Much contemporary Chinese poetry gives western readers the impression of surrealism. But to me, playing such games with images which seem obscure but are actually so simple is a diminishment of real writing. All of my efforts to write Concentric Circles were focused on the depth of reality. The choice of form in each line and each poem and the impetus to create the whole book, all originated from my own interrogation of the human condition. I owe a debt of gratitude to my Chinese experiences. (Which I plainly call “nightmare inspiration”.) Cruel reality, the weird circles of history, heavy cultural burdens, the obstacles to linking our culture with “mainstream” western culture, and our ancient language, which serves as the double source of both destruction and rebirth, all reveal for me how many levels there are in that so-called “depth.” When people talk about “the pains of time” in China with feigned profundity, they do not know the reality is much more horrible than that: what I want to express in my works is exactly “the pain of timelessness.” The “history” of China is just like a square black Chinese character, which, time or tense notwithstanding, never changes. This brings us back to Pound again. As a matter of fact, not only did he “invent” ancient Chinese poetry for the west, but, for Chinese poets, he also re-invented the Chinese language. I mean that he invented an attitude towards one’s own language, so that the Chinese characters could shed their unconscious primitivity (a kind of vulgar “mystery”?) and become the organic material poets could use to signify a certain poetic that could not be expressed by anything else. You may say that chapter five of Concentric Circles is conceptual art uising the Chinese language: I divided the Chinese character 詩 (“poetry”) into its three constituent parts (言, 土, 寸 — each of which is a character by itself(3) ), and used each of them to develop a set of seven poems with a single-character title containing the same radical; the three sets are all ended with a poem entitled “詩”. These twenty-one poems together compose a “world inside a character.” They are connected to each other by the visual element of their titles (the first level of Chineseness, or the nature of the Chinese language), and then in the poems, I further deal with various levels of Chineseness and Chinese poetry: visual, auditory, the absence of marked person, the absence of marked tense, homonyms, the use of characters to mark sounds, palindromes, the use of allegory, radicals serving as independent characters, two-dimensional reading, unfinished lines….so questioning the language to an extreme, and unfolding it again at the end of my questioning. Please do not forget the last unfinished line of the book: poem is — what? This open question is directly inherited from Questions to Heaven written by Qu Yuan(4) two thousand, five hundred years ago. Do time and “evolution” really bring anything to our life — when we still suffer from the pain of not finding any answers?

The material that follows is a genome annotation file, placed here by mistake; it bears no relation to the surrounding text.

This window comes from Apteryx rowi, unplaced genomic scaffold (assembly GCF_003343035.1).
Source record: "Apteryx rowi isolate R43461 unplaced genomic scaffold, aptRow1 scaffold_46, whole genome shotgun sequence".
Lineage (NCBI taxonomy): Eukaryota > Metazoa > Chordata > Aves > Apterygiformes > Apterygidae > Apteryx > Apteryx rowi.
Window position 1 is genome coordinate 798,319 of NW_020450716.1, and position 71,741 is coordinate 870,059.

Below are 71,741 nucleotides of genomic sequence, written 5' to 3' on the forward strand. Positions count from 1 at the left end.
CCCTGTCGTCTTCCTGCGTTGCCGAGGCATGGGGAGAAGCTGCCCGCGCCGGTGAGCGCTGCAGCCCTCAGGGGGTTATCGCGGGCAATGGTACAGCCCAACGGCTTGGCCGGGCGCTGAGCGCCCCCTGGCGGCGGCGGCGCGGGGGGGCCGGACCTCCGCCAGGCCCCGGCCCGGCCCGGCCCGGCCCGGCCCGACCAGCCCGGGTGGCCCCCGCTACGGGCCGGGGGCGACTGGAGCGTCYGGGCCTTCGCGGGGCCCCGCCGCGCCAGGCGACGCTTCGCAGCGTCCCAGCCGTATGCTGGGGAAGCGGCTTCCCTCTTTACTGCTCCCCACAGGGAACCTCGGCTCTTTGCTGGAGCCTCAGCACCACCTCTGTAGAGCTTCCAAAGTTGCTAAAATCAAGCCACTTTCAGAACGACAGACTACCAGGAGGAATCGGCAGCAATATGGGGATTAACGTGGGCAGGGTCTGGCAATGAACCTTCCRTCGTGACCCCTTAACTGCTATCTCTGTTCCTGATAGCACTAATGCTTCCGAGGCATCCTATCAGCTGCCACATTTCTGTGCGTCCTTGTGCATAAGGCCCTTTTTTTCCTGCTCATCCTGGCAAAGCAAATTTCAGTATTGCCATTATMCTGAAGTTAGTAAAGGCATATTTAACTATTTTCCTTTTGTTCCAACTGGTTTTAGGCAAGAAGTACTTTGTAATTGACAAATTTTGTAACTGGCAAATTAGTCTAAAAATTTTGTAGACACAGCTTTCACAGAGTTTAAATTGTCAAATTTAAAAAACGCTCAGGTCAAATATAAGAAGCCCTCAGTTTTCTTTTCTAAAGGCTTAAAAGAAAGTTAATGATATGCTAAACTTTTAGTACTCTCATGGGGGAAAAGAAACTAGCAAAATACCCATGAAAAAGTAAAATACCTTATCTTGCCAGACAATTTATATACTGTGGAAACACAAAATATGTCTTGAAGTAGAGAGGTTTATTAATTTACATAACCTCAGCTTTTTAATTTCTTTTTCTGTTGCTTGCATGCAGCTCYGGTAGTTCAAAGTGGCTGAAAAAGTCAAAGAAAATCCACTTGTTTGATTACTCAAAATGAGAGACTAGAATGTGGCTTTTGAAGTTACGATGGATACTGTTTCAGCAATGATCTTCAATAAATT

The English translation of Concentric Circles is a pagoda built from the top. What Brian and Agnes did here was not to give western readers another brochure for the cultural tourist, but to challenge both themselves and the reader. They could hardly find any similar work translated from Chinese to which they could have referred. (I have to say that, the experience of translation to or from Chinese simply falls very short when compared with translation to or from European languages.) This blankness compelled them to invent! For the reader, this translation perfectly manifests the quality of poetry itself: the refusal to give in to vulgarity. I am happy that Concentric Circles still retains its flavour of “ancient betrayal” even in translation. My effort to exceed the limits of the Chinese language was “translated” by Brian and Agnes into creativity in English. This is how it ought to be, because I am moved once again when I read the translation, and I feel that I am struggling free from time and am incorporated into the beautiful “concentric circles” of ancient and modern poetry, in China or elsewhere.

Yang Lian

(1)Tr. The lüshi, a classical Chinese form with a strict tonal pattern and rhyme scheme, seven syllables per line, and strict requirements for semantic and syntactic parallel structures.
(2)Tr. Xiandai Shi She, Taipei, 1994; tr. Mabel Lee, Yi, Green Integer, København/Los Angeles, 2002
(3)Tr. Meaning, respectively, “speech/talking” “earth”, and “inch”
(4)Tr. The famous minister in the Kingdom of Chu during the period of the Warring States (475—221 B.C.), who was later banished to the distant south and finally threw himself into Miluo River to show his loyalty.